Keep calm, stay collected and don’t lose it.
That’s the first thing you have to do if you suspect your teen may be sexually active, especially when it goes against the values you have taught them. While it may be extremely upsetting to learn that your teen is having sex, reacting strongly negatively will result in your teen hearing only your anger and disappointment. Before you talk to your child, give yourself space to process your feelings and sort out the messages you wish to convey to your child.
You and your spouse should come together to share your feelings honestly. Be open in articulating sadness, disappointment or even self-reproach. Support each other in keeping calm. Doing this before you speak to your teen helps you come to grips with your own feelings so you don’t take them out on your child.
Get on the same page about what you want to achieve and discuss with your spouse how you want to proceed, before approaching your teen. While it is natural to feel like the sole priority is to stop your teen’s sexual activity, expand your goals to include keeping the connection with your child and communicating your unchanging love.
This is key to truly understanding what is going on, especially if the information is coming from a third party. There is a need to learn more about what happened and how your teen is feeling about it. Asking open-ended questions ensures your child is safe yet understands the consequences of what they are doing.
During the conversation, be factual and calm. Ask them for the facts - who they did it with, how it happened and how they felt then and now. It is critical to understand decision making from their point of view.
Really listen when they start talking. The more we have a welcoming and open posture, the more information we will receive. Resist the urge to be presumptuous about their actions. Don’t automatically assume they are being rebellious. Some teens find sexual boundaries within relationships a grey zone and may genuinely not know how to handle it when someone they like initiates something sexually. Not that it should be an excuse for your teen’s actions, but it may help you to refrain from going into interrogation and blaming as you keep in mind that until your child’s brain is fully developed in their late 20s, their rational brain tends to give way to their emotional brain.
Sexual encounters are a big deal and if your teen has to process what happened alone, they may do it through the lens of the emotions they feel about the encounter, and that may not be the best thing.
A Safe Space
So while we may be grappling with a range of difficult emotions, do listen well, ask questions, but also allow them time to think and respond. Most importantly, don’t condemn them for what has happened; instead grieve together over their mistake.
Protect your connection with your child by making sure what you communicate demonstrates your love.
As parents, we are to be a safe space for our children as they navigate uncharted waters in life, especially when crisis hits.
After you’ve heard your teen out, revisit your family values and explain the why behind the what. Remember: You don’t need to agree with their choices in order to love them well but loving well entails offering the parental guidance they need, whether they choose to take it or not.
It’s good for both Dad and Mum to share their perspectives.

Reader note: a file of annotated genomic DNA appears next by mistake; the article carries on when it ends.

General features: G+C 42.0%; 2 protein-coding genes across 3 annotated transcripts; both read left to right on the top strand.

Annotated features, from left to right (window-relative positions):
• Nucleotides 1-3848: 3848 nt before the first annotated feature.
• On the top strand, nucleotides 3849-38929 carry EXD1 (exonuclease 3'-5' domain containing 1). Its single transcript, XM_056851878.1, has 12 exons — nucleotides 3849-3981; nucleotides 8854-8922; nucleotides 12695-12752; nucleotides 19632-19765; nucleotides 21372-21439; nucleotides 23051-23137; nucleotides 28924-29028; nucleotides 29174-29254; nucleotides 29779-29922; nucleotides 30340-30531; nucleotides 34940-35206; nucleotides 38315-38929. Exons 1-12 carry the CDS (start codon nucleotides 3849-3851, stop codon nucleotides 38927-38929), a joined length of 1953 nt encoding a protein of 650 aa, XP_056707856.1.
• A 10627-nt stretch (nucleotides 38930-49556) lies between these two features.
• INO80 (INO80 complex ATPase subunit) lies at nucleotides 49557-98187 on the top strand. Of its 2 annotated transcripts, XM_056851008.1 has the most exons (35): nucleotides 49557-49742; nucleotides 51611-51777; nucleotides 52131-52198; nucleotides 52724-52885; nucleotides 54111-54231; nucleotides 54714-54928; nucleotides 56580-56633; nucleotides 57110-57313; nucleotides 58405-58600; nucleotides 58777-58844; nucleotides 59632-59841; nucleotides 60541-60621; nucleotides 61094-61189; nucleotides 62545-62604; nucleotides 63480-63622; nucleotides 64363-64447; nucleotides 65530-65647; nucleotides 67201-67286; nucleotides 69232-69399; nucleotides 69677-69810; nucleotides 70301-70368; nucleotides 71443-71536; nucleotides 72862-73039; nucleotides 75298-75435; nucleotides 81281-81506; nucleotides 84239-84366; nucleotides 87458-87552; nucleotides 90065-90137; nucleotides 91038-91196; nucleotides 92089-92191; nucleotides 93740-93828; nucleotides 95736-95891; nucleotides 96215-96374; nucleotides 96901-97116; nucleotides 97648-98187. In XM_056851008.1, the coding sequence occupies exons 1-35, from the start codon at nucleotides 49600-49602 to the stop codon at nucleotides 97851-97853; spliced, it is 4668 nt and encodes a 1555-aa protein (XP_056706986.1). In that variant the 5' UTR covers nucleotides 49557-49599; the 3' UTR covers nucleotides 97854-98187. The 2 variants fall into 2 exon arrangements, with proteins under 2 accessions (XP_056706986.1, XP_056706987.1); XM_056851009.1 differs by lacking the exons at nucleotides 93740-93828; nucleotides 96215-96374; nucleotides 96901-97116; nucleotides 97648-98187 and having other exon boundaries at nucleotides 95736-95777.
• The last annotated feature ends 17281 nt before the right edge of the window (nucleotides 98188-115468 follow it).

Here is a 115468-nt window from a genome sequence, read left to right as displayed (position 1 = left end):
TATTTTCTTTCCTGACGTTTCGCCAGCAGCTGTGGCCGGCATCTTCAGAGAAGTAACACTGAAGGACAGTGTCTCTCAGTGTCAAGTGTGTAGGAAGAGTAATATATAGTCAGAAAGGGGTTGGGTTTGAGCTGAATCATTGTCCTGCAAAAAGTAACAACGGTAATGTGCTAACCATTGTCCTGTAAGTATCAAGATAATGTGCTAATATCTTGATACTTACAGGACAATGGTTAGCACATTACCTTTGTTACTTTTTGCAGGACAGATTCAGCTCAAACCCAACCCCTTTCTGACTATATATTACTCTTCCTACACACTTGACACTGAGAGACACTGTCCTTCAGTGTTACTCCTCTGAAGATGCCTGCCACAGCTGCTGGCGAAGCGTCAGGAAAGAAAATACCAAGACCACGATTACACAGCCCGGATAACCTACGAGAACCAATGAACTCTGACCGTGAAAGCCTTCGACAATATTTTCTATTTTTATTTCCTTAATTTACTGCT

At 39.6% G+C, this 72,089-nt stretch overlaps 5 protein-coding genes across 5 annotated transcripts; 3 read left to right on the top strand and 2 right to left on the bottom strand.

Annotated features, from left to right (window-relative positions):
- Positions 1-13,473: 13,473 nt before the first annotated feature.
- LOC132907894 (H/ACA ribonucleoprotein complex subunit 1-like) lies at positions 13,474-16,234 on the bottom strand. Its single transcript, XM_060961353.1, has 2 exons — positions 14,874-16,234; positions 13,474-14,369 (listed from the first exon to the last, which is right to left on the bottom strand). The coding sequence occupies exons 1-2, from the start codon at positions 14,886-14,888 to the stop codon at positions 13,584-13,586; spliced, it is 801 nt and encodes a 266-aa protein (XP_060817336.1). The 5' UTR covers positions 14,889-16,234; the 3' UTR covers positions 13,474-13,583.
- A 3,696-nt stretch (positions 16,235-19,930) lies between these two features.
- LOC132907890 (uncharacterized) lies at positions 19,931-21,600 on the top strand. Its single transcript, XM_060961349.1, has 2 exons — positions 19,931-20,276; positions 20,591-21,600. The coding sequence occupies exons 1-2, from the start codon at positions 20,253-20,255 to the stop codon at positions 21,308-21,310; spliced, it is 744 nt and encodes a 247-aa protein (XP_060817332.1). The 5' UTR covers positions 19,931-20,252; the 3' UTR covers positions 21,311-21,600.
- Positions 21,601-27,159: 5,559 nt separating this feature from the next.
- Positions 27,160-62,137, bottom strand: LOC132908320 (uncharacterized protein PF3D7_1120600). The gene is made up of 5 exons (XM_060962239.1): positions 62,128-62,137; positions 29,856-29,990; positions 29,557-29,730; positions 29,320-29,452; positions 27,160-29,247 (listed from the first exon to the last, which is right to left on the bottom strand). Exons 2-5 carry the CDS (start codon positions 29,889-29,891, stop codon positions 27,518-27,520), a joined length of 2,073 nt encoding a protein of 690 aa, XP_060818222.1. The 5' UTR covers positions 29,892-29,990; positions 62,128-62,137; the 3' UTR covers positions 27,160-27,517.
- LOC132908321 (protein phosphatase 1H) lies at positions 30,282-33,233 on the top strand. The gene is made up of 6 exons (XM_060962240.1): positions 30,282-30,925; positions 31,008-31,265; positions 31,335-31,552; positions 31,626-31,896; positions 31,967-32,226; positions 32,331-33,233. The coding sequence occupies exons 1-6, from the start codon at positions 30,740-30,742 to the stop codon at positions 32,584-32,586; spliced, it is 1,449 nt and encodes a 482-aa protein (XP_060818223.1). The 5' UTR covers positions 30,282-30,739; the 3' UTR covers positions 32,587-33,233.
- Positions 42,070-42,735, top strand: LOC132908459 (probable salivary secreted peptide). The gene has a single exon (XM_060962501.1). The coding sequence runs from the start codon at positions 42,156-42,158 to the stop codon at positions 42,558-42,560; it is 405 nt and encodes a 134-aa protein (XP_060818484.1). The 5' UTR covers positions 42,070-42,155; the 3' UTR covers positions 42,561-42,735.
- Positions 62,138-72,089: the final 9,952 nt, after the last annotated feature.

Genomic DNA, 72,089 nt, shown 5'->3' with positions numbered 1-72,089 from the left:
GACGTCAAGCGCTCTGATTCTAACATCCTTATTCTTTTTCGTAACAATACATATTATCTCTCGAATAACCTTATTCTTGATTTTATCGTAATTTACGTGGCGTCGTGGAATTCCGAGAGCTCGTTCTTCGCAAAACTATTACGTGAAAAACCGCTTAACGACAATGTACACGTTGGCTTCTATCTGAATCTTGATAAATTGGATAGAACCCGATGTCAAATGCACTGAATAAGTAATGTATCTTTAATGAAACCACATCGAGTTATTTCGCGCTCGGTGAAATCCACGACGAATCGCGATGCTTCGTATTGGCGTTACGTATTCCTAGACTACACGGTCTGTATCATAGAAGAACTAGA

Some things you want to talk through is the value of their body and consent:
What does love mean? Will their boyfriend or girlfriend still love them if they stop having sex? If not, what does that mean?
Will they be okay if they break up after having had sex? What impact would that have on them?
What can we do together to help them get out of this situation?
What would help the situation to not repeat itself?
Without talking down to them, emphasise that there are consequences to sex. Sexual activity is illegal in Singapore for minors below 16 years of age. You may also want to share research that shows teenage sexual activity is linked to increased incidences of depression and suicide attempts, and a decrease in self-worth and later marital satisfaction.
Emphasise that sex is good and best within the protected boundaries of a committed marriage.
Empowering Your Child
Remain their biggest cheerleader. If they feel stuck in their situation, remind and empower them to know that they always have a choice.
If your teen is adamant that the relationship is very important to them, make the effort to know their boyfriend or girlfriend. You can ask them over for dinner and invite them to regularly join your family events. Explain that if their girlfriend or boyfriend cares about your teen, they should be happy to come and meet the family.
You don’t want your teen to feel they have to choose between family and their boy or girlfriend. Remind your child that you are on their side and continue to communicate your love for them. Choosing to remain intentional and loving will take effort – particularly when you don’t see the changes you want straightaway – but your teen is worth fighting for.
Stay the Course
Conversations about sex can be highly stressful, and your teen may initially feel worse off after talking to you. Get support from loved ones and friends when the days are tough. Parents need encouragement too!
Remain calm while talking. Remind your child that you love them and are for them. Reinforce the message that you just want to make sure they understand the implications of their choices and make decisions for the best outcomes. Stay the course in these things, and your teen is more likely to come back to you going forward, and even turn around their behaviours and lifestyle.
© 2022 Focus on the Family Singapore. All rights reserved.
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